Sunday, September 17, 2006

What's Rosie's excuse?

Previous CBT postA great column this week from Kevin McCullough on the utter confusion of Rosie O'Donnell.
The profound ignorance of the statements not only reveals Rosie's absolute incapacity to comprehend the serious matter of the war on terror but more importantly the eternal issue of her soul.

In comparing the harshest moments of the historical crusades Rosie's point would have still been amiss, but notice she specified the type of Christianity she considers dangerous, the kind of Christianity that we have in America.

Pardon me for brushing aside a lot of speculation and get straight to the issue, Rosie hates evangelicals. The kinds of Christians that scare her most are the radical ones. Roughly translated that means - the ones who actually live by what they believe. ...

Rosie hates evangelicals.

... Rosie refuses to recognize that Muslims whose doctrine calls for them to kill us are attempting to do just that, while at the same time evangelical Christians share a theology that speaks to the need for grace to those who are in danger, and mercy for those who repent. There are thousands of Christian pastors who even this day are prepared to launch their congregations into tremendous acts of compassion for those needing emergency help and care. Juan Williams, an NPR liberal, detailed as much to me this week as well as in his new book Enough, in the immediate aftermath of Katrina.

But the easy comparisons aside Rosie's statement says much more about her own belief system. ...

... Rosie’s statement also reveals a deep seated anger against a group of people that believe in moral absolutes. The idea of an objective source by which we can understand the difference in right and wrong is a concept that people like Rosie run from. It scares them, and the only way they can respond is in emotional anger to reality that they can not change.

right and wrong is a concept
that people like Rosie run from

In the world Rosie would like to live in, she wishes there would be no evil. In acknowledging that there is as much, she is also admitting to a greater moral structure that she must measure herself by each day, and in that she falls short - as do we all.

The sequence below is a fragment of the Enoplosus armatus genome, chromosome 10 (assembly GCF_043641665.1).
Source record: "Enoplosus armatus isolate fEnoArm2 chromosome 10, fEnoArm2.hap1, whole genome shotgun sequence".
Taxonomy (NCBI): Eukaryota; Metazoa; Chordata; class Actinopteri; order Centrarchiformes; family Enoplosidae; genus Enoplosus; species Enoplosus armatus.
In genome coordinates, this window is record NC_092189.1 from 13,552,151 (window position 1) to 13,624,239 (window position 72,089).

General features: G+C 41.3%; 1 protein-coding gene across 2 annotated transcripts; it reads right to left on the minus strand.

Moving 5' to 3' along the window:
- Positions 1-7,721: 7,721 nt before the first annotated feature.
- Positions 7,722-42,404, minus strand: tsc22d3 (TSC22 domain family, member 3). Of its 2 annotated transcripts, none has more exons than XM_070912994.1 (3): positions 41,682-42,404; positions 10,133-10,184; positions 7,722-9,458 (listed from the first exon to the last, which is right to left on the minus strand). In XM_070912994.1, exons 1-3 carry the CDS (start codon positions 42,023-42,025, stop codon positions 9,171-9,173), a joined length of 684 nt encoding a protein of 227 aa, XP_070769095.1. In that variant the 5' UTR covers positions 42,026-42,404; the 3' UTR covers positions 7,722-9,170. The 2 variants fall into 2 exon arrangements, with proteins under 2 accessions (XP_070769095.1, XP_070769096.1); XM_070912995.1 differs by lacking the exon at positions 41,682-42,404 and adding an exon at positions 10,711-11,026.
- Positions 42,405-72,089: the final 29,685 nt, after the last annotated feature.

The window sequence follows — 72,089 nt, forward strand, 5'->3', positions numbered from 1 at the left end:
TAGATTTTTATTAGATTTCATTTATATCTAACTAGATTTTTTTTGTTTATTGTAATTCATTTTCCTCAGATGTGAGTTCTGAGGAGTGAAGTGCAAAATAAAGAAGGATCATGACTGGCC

Rosie lives the way mankind always has when they reject God. They convince themselves that if no one gets hurt by what they do - then there is no such thing as right or wrong. So secrets are made, deeds are engaged in, and illicit sin holds a sway over their lives to the point where boldness begins to be craved.

Convinced over a long enough period of time that the deeds they know to be wrong will not harm them, they wish to force the rest of society to agree with them. The most important object in their way becomes the voices of those who would remind them that what they are doing is not good for them. And their most important goal becomes to equivocate or eliminate those voices.

they wish to force the rest
of society to agree with them

Rosie is angry with radical Christians, because radical Christians know a peace and resolve about their life that she has yet to find. She believes "radical Christianity" is dangerous because she views it as something that will limit her ability to do what she wishes.

What she doesn't understand is the incredible freedom she would find in embracing it.
Rosie needs to spend some time trying to understand. (MEMRI is very informative)

Doug Giles suggests hunting is the answer... he may be onto something.

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